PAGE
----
A collection of articles written during a reporting class during spring 2015 and for The Western Front as a reporter during summer 2015.
U.S. Rep. Rick Larsen, Bellingham Mayor Kelli Linville and Kulshan Community Land Trust dedicated a newly constructed home with solar panels in a living community on Lafayette Street on Monday, June 22.
Solar panels will continue to be installed on the newly constructed homes as a result of an anonymous grant donation, the land trust recently received.
Larsen and Linville were two of severalcity and county elected officials in attendance for the dedication and ribbon cutting of one of three new energy efficient homes that are part of the Kulshan Community Land Trust.
“Our goal is to do as many of our homes as possible, but for sure we want to do solar on all of the new homes we’ve built ourselves,” said Dean Fearing, Executive Director of Kulshan Community Land Trust.
Every Fourth of July, the Port of Bellingham, Haggen, and the Bellingham/Whatcom Chamber of Commerce partner to create a family-friendly celebration, and this year’s event included the Hoop It Up 3-on-3 basketball tournament.
The basketball tournament drew people of all ages, with 35 teams competing in 15-minute games from 10 a.m. to nearly 6 p.m. on four courts at Zuanich Point Park.
Hoop It Up is a national outdoor and indoor 3-on-3 program celebrating its 25th anniversary this year. The program got its start in Dallas, Texas, and has spread across the country.
Kim Dennis, national event director for the program, said they are currently in about 25 cities.
“We stop once a year here in Bellingham,” Dennis said. “We think Bellingham, because they’ve had 3-on-3 here in the market before, it has great potential.”
Residents and stomp-goers gathered at Sunnyland Park in the early afternoon of Saturday, July 11, for food, drinks and music to kick off the Seventh Annual Sunnyland Stomp.
This year’s neighborhood art walk boasted 25 galleries and 28 total stops along the way. This year the stomp also added 10 “selfie sites” to the stomp map, which showed visitors where each gallery was and gave a brief description of each site.
At these new selfie sites, people could snap selfies with props provided by each respective gallery and share them using the hashtag #stompselfies.
As stomp-goers walked around the neighborhood, from yard to yard, they came across a wide range of arts and crafts from woodwork and metal work to jewelry, knit goods, henna and more. Many galleries offered food, drinks and music to visitors.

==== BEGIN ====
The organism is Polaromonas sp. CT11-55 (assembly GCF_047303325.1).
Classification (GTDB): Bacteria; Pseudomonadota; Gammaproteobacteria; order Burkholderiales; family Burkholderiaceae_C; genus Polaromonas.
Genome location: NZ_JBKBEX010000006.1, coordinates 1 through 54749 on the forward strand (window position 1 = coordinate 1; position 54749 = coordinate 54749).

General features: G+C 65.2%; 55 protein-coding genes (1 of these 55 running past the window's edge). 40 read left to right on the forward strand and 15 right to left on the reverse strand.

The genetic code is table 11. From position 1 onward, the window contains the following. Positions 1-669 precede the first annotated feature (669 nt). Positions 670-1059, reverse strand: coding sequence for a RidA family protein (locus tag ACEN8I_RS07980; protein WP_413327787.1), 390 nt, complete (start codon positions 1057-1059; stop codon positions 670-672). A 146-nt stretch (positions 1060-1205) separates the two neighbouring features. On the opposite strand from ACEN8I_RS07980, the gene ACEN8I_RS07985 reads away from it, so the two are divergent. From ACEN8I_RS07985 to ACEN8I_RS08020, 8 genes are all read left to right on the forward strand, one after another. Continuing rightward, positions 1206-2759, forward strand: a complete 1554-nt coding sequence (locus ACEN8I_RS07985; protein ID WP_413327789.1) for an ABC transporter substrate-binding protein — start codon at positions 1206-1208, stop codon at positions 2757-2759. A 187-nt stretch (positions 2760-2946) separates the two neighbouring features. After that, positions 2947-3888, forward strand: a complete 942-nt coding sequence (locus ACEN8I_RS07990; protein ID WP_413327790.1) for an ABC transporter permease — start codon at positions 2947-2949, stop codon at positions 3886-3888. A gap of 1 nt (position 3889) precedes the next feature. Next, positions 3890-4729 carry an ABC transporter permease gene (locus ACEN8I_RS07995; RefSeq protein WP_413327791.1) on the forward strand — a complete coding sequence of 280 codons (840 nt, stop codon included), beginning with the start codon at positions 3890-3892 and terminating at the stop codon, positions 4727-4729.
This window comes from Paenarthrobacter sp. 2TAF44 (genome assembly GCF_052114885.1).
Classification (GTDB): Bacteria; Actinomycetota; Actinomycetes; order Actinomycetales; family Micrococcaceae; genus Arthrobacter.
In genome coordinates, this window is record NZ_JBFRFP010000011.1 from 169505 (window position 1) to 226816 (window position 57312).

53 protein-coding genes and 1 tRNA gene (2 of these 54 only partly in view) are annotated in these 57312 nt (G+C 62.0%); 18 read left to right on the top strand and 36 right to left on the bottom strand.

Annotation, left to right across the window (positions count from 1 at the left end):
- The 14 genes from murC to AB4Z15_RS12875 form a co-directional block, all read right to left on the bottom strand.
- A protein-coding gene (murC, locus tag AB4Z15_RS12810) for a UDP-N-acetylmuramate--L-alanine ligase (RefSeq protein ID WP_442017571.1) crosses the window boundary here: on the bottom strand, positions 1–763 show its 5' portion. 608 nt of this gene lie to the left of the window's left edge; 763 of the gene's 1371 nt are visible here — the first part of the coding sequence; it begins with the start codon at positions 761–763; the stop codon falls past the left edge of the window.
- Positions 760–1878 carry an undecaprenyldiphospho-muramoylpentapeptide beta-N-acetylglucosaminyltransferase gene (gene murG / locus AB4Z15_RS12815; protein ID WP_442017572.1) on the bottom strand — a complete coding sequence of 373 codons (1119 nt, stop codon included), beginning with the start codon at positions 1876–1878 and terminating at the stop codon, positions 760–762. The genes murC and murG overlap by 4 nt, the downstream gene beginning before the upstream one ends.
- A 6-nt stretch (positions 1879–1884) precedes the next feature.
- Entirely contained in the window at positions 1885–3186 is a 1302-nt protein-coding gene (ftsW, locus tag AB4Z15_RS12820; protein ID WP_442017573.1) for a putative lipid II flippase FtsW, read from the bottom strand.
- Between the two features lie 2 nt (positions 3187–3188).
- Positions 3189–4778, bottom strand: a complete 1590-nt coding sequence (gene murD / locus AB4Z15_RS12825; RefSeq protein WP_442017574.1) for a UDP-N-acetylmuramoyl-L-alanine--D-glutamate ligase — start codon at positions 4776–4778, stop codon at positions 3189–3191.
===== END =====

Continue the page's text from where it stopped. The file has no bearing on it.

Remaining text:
Bellingham’s quiet and secluded sculpture garden was buzzing with activity Sunday, May 10, during its annual Mother’s Day celebration. Big Rock Garden Park, tucked away above Lake Whatcom on Sylvan Street, hosts the Big Rock Garden Party complete with poets, artists, and musicians every Mother’s Day.
The park today is composed of a 2.5 acre landscaped garden, as well as 6 acres of undeveloped nature and woods. According to Aaron Joy, author of “A History of Bellingham’s Parks”, the Whatcom Interagency Advisory Committee planned the park to be 5.5 acres in 1978.
During the Mother’s Day celebration, Plein Air Artists were spread through the park painting and chatting with park-goers while the Spinnaker Trombones serenaded attendees from the Korean War Children’s Memorial pagoda. Twelve poets of the Whatcom Poetry Series also gave live poetry readings throughout the event.
The Alabama Street Corridor will be undergoing big changes this summer. Road work began May 26 and will last throughout the summer into October.
Road work will stretch from Cornwall Avenue to the base of Alabama Hill, ending at St. Clair Street. The goal of the project is to improve safety for bicycles, vehicles and pedestrians.
Construction will begin with two crews, one east and one west of Interstate 5. Each crew will begin at the end of the construction zone and will work its way to the middle ground, project engineer Freeman Anthony said.